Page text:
Often parents are forced to deal with the situation where their children do not like brushing or resist brushing their teeth. This leaves parents disappointed and frustrated. Toddlers especially pose a challenge.
Be a role model
Become a role model for your child- toddlers love copying everything their parents do!
Start by buying identically coloured toothbrushes for them and yourself. Next, sit with your child on the bathroom floor so they can see what you’re doing with the toothbrush and will try to mimic it. Use a cup for rinsing and a bowl or the bathtub for spitting; each time your toddler puts the brush in their mouth, they earn the right to spit (undoubtedly a toddler’s favourite part of the process!).
Brush every day and night in front of your child to let them know that brushing is an essential part of the daily routine. You can dance or sing while brushing to make it a fun activity. Sometimes children perceive brushing as an unpleasant experience and may even develop a fear of brushing which can lead to phobia of dental treatment. To avoid this, it is important for them to realize that tooth brushing is an integral part of their day.
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A healthy family habit
Night time brushing can be practiced as a family activity. One parent can brush the other parent’s teeth. This will make the child understand that parents can brush their teeth. You can even let your child brush your teeth. Never skip brushing at night. This will make them realize that it is a daily ritual which cannot be skipped.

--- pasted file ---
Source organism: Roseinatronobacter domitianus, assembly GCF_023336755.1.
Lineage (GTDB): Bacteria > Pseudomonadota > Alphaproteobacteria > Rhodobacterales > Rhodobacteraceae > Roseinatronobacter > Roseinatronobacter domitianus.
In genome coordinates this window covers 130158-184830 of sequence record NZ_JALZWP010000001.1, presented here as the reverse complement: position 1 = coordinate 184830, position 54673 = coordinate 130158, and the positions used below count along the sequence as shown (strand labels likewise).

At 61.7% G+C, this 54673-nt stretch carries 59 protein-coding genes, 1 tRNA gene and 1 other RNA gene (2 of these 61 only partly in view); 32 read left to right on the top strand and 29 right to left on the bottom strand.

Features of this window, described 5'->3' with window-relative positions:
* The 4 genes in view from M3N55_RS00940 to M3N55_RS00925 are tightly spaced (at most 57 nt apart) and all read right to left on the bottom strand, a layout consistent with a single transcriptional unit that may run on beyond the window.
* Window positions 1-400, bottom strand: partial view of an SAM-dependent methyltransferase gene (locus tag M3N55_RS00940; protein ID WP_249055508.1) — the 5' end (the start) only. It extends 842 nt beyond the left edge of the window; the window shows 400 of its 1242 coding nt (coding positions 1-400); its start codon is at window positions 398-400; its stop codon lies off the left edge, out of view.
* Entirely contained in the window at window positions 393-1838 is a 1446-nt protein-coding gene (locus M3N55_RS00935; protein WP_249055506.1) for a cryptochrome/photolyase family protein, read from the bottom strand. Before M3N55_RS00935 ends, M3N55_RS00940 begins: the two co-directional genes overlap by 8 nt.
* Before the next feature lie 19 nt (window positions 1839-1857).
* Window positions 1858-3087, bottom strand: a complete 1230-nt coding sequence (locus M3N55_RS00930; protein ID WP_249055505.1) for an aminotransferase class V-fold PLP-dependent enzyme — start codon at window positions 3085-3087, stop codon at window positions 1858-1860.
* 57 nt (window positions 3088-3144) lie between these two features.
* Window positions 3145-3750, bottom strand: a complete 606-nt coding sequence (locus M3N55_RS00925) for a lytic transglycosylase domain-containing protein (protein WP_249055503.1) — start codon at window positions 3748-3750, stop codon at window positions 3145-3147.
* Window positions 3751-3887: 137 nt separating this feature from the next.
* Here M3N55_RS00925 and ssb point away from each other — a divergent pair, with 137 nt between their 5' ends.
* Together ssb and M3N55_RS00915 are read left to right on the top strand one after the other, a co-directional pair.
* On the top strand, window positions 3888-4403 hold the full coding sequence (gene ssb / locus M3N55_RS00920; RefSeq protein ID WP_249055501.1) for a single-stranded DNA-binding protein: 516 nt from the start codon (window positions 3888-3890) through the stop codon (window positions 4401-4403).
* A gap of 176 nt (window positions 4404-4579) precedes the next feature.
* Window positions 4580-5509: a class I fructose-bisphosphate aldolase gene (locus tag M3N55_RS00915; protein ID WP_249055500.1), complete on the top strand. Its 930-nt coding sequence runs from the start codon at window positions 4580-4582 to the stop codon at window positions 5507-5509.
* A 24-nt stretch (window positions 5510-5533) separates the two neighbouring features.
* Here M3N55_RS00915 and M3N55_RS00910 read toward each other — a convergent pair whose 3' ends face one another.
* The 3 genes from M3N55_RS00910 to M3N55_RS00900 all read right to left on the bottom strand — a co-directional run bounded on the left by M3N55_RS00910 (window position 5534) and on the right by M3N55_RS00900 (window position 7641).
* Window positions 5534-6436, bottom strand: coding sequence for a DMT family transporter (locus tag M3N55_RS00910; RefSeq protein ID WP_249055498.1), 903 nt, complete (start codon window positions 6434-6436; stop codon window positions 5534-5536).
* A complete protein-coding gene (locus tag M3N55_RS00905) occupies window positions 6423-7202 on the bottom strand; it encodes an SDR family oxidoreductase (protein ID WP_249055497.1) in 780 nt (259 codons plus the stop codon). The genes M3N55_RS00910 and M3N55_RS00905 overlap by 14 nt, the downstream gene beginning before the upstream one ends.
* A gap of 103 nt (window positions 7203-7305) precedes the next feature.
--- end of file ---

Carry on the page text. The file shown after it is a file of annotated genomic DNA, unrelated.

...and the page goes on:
You can brush in front of the mirror; this will make the child realize that it is not a boring activity.
Choosing a toothbrush
For younger children, use a soft bristle toothbrush. The size of the toothbrush head should suit your child’s age. If a large sized toothbrush is chosen for a small child then it may hurt the child at the back of mouth. This could prompt your child to resist tooth brushing.
Electric toothbrushes may be used for children but they should be used properly. The bristles of electric toothbrushes have their own motion; hence they should be kept on the surface of each tooth for few seconds.
For an infant, a finger brush may be used till their molars start growing. A finger brush slides on the finger of a parent and help them brush their infants teeth easily.
A child less than 3 years old should use non-fluoride toothpastes because children of this age tend to swallow toothpaste. For children in the age group of 3-6 years, kids toothpaste may be used which has fluoride though in small quantities (450-500ppm). A child older than 6 years old can use regular fluoridated toothpaste. Fluoride is important for teeth as it makes enamel stronger and resistant to decay.
Use whatever toothpaste they like most — this may have more to do with what’s on the tube than in it. No matter what kind is chosen, though, be careful to use only a tiny dab and store it out of reach. It may also help to name each tooth while brushing so no tooth is left out. To begin with, you could also forgo using toothpaste, as sometimes children do not like the taste of toothpaste.
Let your toddler climb up on a footstool (with you behind them for safety). While looking at your reflection, point to and count their teeth and yours. Then touch each tooth with the brush “to give it its share of toothpaste.”p>Do you want to know more about your child’s teeth?
For any other queries contact us at www.normanhurstdental.com.au or call us on 02-99898565